6. I have delayed writing an entire book for half a year now because I haven’t the faintest idea where one of my main characters, Wesley, works. It’s SFF and in the story, he essentially has a form of anterograde amnesia where he retains episodic memories for only a week and not very well. Because he retains semantic memory, he CAN work if it’s a job with a routine built in. Problem: I have no idea what he does or how to make that affect him when he’s got enough trouble relearning who he is at all every seven days or so.

    • K.M. Weiland | @KMWeiland says

      Interestingly enough, I also had an amnesiac character whose stickiest point in the conception stages was figuring out what he did before the amnesia and how that affected the story.

      • It’s always surprising to me how much little things like that matter, but I really couldn’t make myself plow ahead without rounding out his life first.

        I’m glad to know I’m not alone. 🙂

        • K.M. Weiland | @KMWeiland says

          I’ve learned the hard way not to let the details slide at the beginning. The more we know about our characters before we start writing, the better we’re able to understand and guide their stories.

  7. thomas h cullen says

    Representatives “represent”.. But what does this mean?

    To react, is the root instinct. I picture Croyan, being the Representative to his Community (I have no issue, picturing him representing his Trokan: the iconography of space and planets has that effect), and instantly, I react; what a “physically awkward” notion!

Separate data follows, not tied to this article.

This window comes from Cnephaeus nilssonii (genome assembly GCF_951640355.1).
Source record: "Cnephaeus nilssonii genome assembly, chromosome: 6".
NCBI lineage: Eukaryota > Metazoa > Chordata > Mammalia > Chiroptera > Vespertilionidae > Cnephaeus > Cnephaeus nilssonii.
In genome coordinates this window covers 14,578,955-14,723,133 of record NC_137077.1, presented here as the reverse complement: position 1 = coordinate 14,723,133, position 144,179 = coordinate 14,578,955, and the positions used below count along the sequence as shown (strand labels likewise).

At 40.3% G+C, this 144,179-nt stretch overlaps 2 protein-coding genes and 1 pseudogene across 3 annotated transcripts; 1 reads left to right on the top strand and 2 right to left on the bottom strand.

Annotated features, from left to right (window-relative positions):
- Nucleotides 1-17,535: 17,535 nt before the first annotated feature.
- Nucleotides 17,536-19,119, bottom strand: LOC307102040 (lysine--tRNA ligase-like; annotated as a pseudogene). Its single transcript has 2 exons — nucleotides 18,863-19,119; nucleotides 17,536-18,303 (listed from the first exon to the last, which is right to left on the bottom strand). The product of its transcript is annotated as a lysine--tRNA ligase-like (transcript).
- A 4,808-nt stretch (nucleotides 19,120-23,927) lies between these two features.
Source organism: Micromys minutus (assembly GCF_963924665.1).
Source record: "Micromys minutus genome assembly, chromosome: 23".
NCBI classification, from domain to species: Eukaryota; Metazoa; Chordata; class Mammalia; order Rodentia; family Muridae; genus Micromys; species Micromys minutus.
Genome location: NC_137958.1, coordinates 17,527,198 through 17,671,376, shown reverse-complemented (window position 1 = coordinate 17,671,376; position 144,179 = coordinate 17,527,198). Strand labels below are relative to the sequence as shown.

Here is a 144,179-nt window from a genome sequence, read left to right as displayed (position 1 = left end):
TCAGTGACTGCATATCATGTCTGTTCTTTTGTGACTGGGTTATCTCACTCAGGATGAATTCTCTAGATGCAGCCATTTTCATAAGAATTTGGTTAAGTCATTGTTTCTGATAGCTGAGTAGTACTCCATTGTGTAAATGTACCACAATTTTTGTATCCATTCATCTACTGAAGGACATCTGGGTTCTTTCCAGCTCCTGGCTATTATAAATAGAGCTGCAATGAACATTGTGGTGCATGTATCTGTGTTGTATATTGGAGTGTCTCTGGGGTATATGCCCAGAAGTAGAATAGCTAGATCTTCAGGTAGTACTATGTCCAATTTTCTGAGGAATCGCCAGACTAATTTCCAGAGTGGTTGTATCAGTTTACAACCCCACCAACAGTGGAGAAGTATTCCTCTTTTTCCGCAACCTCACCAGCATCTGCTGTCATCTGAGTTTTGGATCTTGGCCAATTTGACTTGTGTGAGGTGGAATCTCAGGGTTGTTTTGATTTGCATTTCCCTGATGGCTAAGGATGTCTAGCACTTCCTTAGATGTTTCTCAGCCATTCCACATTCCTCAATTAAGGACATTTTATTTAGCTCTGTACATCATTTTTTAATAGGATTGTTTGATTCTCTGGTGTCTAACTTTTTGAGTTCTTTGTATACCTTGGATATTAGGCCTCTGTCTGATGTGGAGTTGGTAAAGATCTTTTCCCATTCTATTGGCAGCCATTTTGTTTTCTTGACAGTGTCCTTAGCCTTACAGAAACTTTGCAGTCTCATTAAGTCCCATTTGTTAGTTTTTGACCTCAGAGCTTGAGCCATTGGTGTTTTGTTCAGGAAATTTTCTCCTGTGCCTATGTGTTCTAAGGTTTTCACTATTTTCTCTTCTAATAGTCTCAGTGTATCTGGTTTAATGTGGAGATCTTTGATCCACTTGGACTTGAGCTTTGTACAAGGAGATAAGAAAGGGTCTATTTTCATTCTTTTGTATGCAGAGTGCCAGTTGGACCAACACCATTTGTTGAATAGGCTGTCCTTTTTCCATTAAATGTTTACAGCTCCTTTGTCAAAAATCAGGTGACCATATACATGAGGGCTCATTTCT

Yet then, it can happen: for all its outlandishness, and all its awkward implications elsewhere – I accept the idea.

    When you read “represents”, and you first picture that outlandish image.. That’s how Croyan exists.

    • K.M. Weiland | @KMWeiland says

      One of the great things about science fiction is that we get free reign with the characters’ careers! Anything is possible.

  8. Melanie Pike says

    Believe it or not, I’ve picked up some different career possibilities from watching Discovery or Animal Planet. Unusual ones. Now to actually do the writing…

  9. If your character is well defined, is it bad form to have your main character’s profession the same as yours?

    Thank you

    • K.M. Weiland | @KMWeiland says

      Not at all. Write what you know! As long as there’s a good reason for the choice of profession, that’s all that matters.

  10. The biggest issue I am having right now is figuring out the best way to research a career and precisely what type of details I need to make it authentic in my book. How extensively do you research a career and how when the career will have an impact on the character of course, but will be rarely featured to the story?

    • K.M. Weiland | @KMWeiland says

      If I felt it would make a big impact on either plot or characterization, I’d research it pretty thoroughly. How I researched it would depend on what it was, what time period, etc. But the Internet provides so many resources these days, it’s pretty easy to find information.

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  1. […] post I read recently is from K.M. Wieland, discussing why your character’s career may be one of the most important decisions you make. I like to talk about character development a lot. It’s one of my favorite things about writing, […]